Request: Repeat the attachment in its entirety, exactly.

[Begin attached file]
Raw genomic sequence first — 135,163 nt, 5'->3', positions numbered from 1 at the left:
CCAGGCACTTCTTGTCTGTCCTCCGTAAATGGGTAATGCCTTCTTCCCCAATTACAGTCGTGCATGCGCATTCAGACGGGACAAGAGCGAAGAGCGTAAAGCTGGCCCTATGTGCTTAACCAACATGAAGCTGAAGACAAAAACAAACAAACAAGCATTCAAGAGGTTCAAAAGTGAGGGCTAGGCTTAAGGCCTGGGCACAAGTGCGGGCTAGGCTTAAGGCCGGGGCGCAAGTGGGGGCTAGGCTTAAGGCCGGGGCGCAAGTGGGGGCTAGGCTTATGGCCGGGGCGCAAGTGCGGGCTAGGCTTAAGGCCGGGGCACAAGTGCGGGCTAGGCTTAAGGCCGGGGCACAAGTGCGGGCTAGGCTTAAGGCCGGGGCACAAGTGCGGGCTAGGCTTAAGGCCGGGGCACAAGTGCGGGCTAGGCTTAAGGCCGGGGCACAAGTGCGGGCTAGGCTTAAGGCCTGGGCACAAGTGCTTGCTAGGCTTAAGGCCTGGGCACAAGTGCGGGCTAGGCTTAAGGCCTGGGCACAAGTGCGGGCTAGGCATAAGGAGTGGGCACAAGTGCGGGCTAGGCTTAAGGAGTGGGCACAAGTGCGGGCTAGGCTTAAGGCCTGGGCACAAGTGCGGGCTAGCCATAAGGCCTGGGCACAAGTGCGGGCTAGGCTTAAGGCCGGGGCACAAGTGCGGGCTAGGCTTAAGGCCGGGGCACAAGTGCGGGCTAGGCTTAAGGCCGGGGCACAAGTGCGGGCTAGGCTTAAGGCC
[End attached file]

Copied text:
Raw genomic sequence first — 135,163 nt, 5'->3', positions numbered from 1 at the left:
CCAGGCACTTCTTGTCTGTCCTCCGTAAATGGGTAATGCCTTCTTCCCCAATTACAGTCGTGCATGCGCATTCAGACGGGACAAGAGCGAAGAGCGTAAAGCTGGCCCTATGTGCTTAACCAACATGAAGCTGAAGACAAAAACAAACAAACAAGCATTCAAGAGGTTCAAAAGTGAGGGCTAGGCTTAAGGCCTGGGCACAAGTGCGGGCTAGGCTTAAGGCCGGGGCGCAAGTGGGGGCTAGGCTTAAGGCCGGGGCGCAAGTGGGGGCTAGGCTTATGGCCGGGGCGCAAGTGCGGGCTAGGCTTAAGGCCGGGGCACAAGTGCGGGCTAGGCTTAAGGCCGGGGCACAAGTGCGGGCTAGGCTTAAGGCCGGGGCACAAGTGCGGGCTAGGCTTAAGGCCGGGGCACAAGTGCGGGCTAGGCTTAAGGCCGGGGCACAAGTGCGGGCTAGGCTTAAGGCCTGGGCACAAGTGCTTGCTAGGCTTAAGGCCTGGGCACAAGTGCGGGCTAGGCTTAAGGCCTGGGCACAAGTGCGGGCTAGGCATAAGGAGTGGGCACAAGTGCGGGCTAGGCTTAAGGAGTGGGCACAAGTGCGGGCTAGGCTTAAGGCCTGGGCACAAGTGCGGGCTAGCCATAAGGCCTGGGCACAAGTGCGGGCTAGGCTTAAGGCCGGGGCACAAGTGCGGGCTAGGCTTAAGGCCGGGGCACAAGTGCGGGCTAGGCTTAAGGCCGGGGCACAAGTGCGGGCTAGGCTTAAGGCC